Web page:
Keywords: insurance expansion, Medicaid, mental wellbeing, ACA, spousal mental health, informal care
    JEL: I18
    Date: 2021–09
  9. By: Marina Vergeles (National Research University Higher School of Economics)
    Abstract: The sex gap in life expectancy (LE) at birth is currently narrowing in all high-income countries. Previous research on Western European and English-speaking (WE&ES) countries suggested that smoking-related mortality at ages 50+ was largely responsible for both widening and subsequent narrowing of the gap. However, countries of Central and Eastern Europe (CEE) have had particularly high excess male mortality at young and middle ages that couldn`t be fully attributed to the smoking-related causes. We use the Human Mortality Database to examine the patterns and time trends in male/female differences in LE across 41 high-income countries and 7 country groups from 1959 until the latest available year. Contour decomposition is applied to estimate the contribution of different ages to the maximum sex gap and its change ever since. While the UK was the first country to reach the peak in the sex gap in 1969, Greece did it half a century later, in 2009. The largest male disadvantage in LE was observed in Russia in 2005 (13.7 years), Israel had a peak in 1999 with just 4.4 years. There is a persistent difference between countries and particularly country groups in the age-specific contribution to the maximum sex gap. In WE&ES countries ages older than 50 play the major role in determining the sex gap while CEE countries have high excess male mortality in young and middle ages (20-50). The narrowing of the sex gap in CEE countries hasn`t substantially changed the age contribution. Mortality at ages younger than 50 still plays an important role in determining the sex gap in LE in these countries. Differences in the sex gap between countries add a new dimension to a previously established East-West mortality divide. Country specifics must be taken into account to develop public health policies aimed at reducing sex mortality inequalities
    Keywords: sex gap in life expectancy, gender differences in health, mortality, decomposition.
    JEL: J10 J11 I14 N32 N34
    Date: 2021
  10. By: Han, Xinru; Li, Guojing
    Keywords: Labor and Human Capital, Food Consumption/Nutrition/Food Safety
    Date: 2021–08
    Abstract: The current account surplus of Korea mainly comes from its export-driven trade surplus. The current account surplus can be interpreted as foreign savings for future consumption, which is ultimately accumulated in a net foreign asset position. Net foreign assets can contribute to the current account surplus with income balances such as profits, dividends and interest. Korea has maintained its current account surplus since 1998 due to the demographic structure, but only entered into a net foreign assets surplus country in 2014. Under Korea’s rapid demographic change, it is necessary to construct a positive feedback-loop structure between the current account surplus and net foreign assets.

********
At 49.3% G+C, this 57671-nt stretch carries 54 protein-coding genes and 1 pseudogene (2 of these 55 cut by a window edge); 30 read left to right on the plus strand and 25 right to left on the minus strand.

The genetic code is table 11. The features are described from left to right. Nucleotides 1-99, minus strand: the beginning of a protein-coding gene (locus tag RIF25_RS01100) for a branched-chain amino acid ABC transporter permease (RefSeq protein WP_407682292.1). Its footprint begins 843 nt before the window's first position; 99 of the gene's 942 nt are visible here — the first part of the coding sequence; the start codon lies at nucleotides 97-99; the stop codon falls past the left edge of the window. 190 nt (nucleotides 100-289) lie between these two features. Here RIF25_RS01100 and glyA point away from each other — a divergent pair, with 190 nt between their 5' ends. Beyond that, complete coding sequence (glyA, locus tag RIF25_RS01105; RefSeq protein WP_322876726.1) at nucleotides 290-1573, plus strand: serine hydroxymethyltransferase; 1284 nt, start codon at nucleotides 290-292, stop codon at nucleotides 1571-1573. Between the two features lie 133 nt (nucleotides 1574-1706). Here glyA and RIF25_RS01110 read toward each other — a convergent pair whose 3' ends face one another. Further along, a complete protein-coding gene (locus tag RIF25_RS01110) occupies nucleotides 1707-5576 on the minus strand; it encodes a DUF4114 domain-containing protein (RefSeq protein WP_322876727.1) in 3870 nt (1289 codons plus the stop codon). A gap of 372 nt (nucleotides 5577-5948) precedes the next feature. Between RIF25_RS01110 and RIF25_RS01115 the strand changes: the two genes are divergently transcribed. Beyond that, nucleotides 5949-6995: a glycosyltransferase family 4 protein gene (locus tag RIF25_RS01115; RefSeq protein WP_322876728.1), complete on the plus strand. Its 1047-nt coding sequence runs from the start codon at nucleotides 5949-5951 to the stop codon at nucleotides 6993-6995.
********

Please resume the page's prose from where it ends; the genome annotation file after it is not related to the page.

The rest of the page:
Keywords: demographic; current account; foreign asset; surplus
    Date: 2020–12–09
  12. By: Lionel Fontagné (CES - Centre d'économie de la Sorbonne - UP1 - Université Paris 1 Panthéon-Sorbonne - CNRS - Centre National de la Recherche Scientifique); Erica Perego; Gianluca Santoni
    Abstract: Pandemics, global warming, food security, ageing, depletion of certain raw materials... Our economies are confronted with global problems, calling for the long term and raising intergenerational questions. To guide economic policies, it is therefore essential to have a coherent framework for thinking. The MaGE (Macroeconometrics of the Global Economy) model, developed by CEPII, makes it possible to draw the basic trends of the world economy up to 2050. If we assume that the current growth and technological catch-up dynamics will continue, and taking into account demographic dynamics, the balance of economic power will be strongly transformed over the next generation. Above all, energy consumption is expected to continue to grow at a sustained rate, up to a doubling, despite efforts to improve energy efficiency. Ambitious policies to decarbonise our economies will then be necessary to make the prospects for economic growth sustainable.
    Abstract: Pandémies, réchauffement climatique, sécurité alimentaire, vieillissement, épuisement de certaines matières premières… Nos économies sont confrontées à des problèmes globaux, convoquant le long terme et posant des questions intergénérationnelles. Pour guider les politiques économiques, il est dès lors indispensable de disposer d'un cadre de réflexion cohérent. Le modèle MaGE (pour Macroeconometrics of the Global Economy), développé par le CEPII, permet de dessiner les tendances de fond de l'économie mondiale à l'horizon 2050. Si l'on suppose que les dynamiques de croissance et de rattrapage technologique actuelles vont se poursuivre, et compte tenu des dynamiques démographiques, l'équilibre des puissances économiques sera fortement transformé au cours de la génération à venir. Surtout, la consommation d'énergie devrait continuer de croître à un rythme soutenu jusqu'à doubler, en dépit des efforts en matière d'efficience énergétique. Des politiques ambitieuses de décarbonation de nos économies seront alors nécessaires pour rendre soutenables les perspectives de croissance économique.
    Keywords: Growth models,Long-term growth,Economic projections,Energy consumption,Modèles de croissance,Croissance à long-terme,Projections économiques,Consommation d'énergie
    Date: 2021–11–12